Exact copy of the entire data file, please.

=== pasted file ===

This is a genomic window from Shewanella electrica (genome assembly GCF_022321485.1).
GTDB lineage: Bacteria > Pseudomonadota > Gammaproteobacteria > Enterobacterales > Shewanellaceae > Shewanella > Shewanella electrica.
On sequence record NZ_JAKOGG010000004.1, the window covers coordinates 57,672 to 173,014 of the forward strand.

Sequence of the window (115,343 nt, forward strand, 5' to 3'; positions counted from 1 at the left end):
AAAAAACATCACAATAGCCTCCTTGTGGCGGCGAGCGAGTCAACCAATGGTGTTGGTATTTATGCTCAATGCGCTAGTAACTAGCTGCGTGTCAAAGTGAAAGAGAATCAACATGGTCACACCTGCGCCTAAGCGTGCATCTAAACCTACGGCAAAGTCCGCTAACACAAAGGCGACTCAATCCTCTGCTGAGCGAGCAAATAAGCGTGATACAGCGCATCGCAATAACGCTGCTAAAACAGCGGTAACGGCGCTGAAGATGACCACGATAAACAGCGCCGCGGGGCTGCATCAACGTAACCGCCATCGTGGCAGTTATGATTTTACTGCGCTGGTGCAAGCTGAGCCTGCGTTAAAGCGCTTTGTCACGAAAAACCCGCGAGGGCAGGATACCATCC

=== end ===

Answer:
This is a genomic window from Shewanella electrica (genome assembly GCF_022321485.1).
GTDB lineage: Bacteria > Pseudomonadota > Gammaproteobacteria > Enterobacterales > Shewanellaceae > Shewanella > Shewanella electrica.
On sequence record NZ_JAKOGG010000004.1, the window covers coordinates 57,672 to 173,014 of the forward strand.

Sequence of the window (115,343 nt, forward strand, 5' to 3'; positions counted from 1 at the left end):
AAAAAACATCACAATAGCCTCCTTGTGGCGGCGAGCGAGTCAACCAATGGTGTTGGTATTTATGCTCAATGCGCTAGTAACTAGCTGCGTGTCAAAGTGAAAGAGAATCAACATGGTCACACCTGCGCCTAAGCGTGCATCTAAACCTACGGCAAAGTCCGCTAACACAAAGGCGACTCAATCCTCTGCTGAGCGAGCAAATAAGCGTGATACAGCGCATCGCAATAACGCTGCTAAAACAGCGGTAACGGCGCTGAAGATGACCACGATAAACAGCGCCGCGGGGCTGCATCAACGTAACCGCCATCGTGGCAGTTATGATTTTACTGCGCTGGTGCAAGCTGAGCCTGCGTTAAAGCGCTTTGTCACGAAAAACCCGCGAGGGCAGGATACCATCC